The Origin of Snakes and Ladders: A Moral Guide of Vice and Virtue
The game of Snakes and Ladders is today considered a classic, and is loved by children from all over the world. Whilst the game itself is known my most people, its origin is less well-known. As a matter of fact, the game of Snakes and Ladders is an ancient Indian invention, and was not played for mere entertainment, but had a philosophical dimension to it as well.
The Game of Knowledge
Originally, the game of Snakes and Ladders was known variously as Gyan Chaupar (meaning ‘Game of Knowledge), Mokshapat, and Moksha Patamu, and was originally a Hindu game. Nobody knows for sure as to who invented this game, or when it was created. It has been speculated that this game was already being played in India as early as the 2 nd century AD. Others have credited the invention of the game to Dnyaneshwar (known also as Dnyandev), a Marathi saint who lived during the 13 th century AD. In any case, this dice board game became popular amongst the children of ancient India.
It may be said that whilst the gameplay of Gyan Chaupar is the same as today’s Snakes and Ladders, the board and higher objective of the game may be said to be quite different. Like the modern Snakes and Ladders board, the number of squares in that of Gyan Chaupar may vary. One version of this board, for instance, contains 72 squares, whilst another has 100. A major difference between the traditional and modern versions is the fact that in the former, a virtue or a vice and the effects of these virtues and vices, or something neutral is placed within each box.
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A Gyan Chaupar board. Source: CC BY-SA 3.0
For instance, in an Indian Gyan Chaupar board of 72 boxes, squares number 24, 44, and 55 have the vices of bad company, false knowledge, and ego respectively. As the game places great emphasis on karma, the Hindu principle of cause and effect, each vice (the snakes’ heads) has a corresponding effect. Thus, for the vices mentioned above, the corresponding effects are conceit or vanity, plane of sensuality, and illusion. On the other hand, the virtues of purification, true faith, and conscience are contained in squares number 10, 28, and 46, and these lead to heavenly plane, plane of truth, and happiness respectively. In this version of the board, the goal is to reach box number 68, which is the plane of Shiva.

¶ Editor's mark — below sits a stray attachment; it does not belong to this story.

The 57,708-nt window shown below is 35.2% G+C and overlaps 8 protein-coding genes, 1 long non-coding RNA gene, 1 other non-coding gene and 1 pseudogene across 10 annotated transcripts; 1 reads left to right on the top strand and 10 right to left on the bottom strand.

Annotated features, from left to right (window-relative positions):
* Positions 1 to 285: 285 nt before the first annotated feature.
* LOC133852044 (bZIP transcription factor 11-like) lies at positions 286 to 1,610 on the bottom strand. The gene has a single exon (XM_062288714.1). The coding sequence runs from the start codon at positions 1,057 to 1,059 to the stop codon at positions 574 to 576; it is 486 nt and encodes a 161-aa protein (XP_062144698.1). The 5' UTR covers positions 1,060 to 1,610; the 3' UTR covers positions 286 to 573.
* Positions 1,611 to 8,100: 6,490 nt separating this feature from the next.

Gyan Chaupar, Late 18th Century Jain game board on cloth in the decorative arts gallery of the National Museum, India. ( CC BY-SA 3.0 )
Religious Teaching Tool
This game was so popular that it was also adopted and adapted by other religions that existed in the Indian subcontinent. It is known that Jain, Buddhist, and Muslim adaptations of the game exist, as the concepts of cause and effect, and reward and punishment, are common to them. For devout followers of these religions, the game may be played as a form of meditation, as a communal exercise, and even as part of one’s religious studies without the use of more conventional books or sermons.
It may be added that many of the surviving game boards are works of art in their own right, as they contain elaborate illustrations of human figures, architecture, flora and fauna, etc. These boards were commonly made of painted cloth, and most of the extant ones date from after the middle of the18th century AD.
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Jain version Game of Snakes & Ladders called jnana bazi or Gyan bazi, India, 19th century, Gouache on cloth. (Public Domain)
The Modern Game
The game of Gyan Chaupar became Snakes and Ladders towards the end of the 19 th century, when it was introduced to Great Britain by India’s colonial rulers. Whilst the original gameplay was maintained, its underlying philosophical message was greatly diminished. The religious virtues and vices were replaced by two-part cartoon dramas connected either by a snake or a ladder. Additionally, the number of snakes and ladders were equalized, whilst in the original ones, there were usually more snakes than ladders, which symbolizes the belief that it is far easier to fall prey to vice than to uphold virtue. From Great Britain, the game traveled to the United States, where it was introduced in 1943 by Milton Bradley as Chutes and Ladders.
Top image: Jain version Game of Snakes & Ladders called jnana bazi or Gyan bazi, India, 19th century, Gouache on cloth. ( Public Domain )
By Wu Mingren
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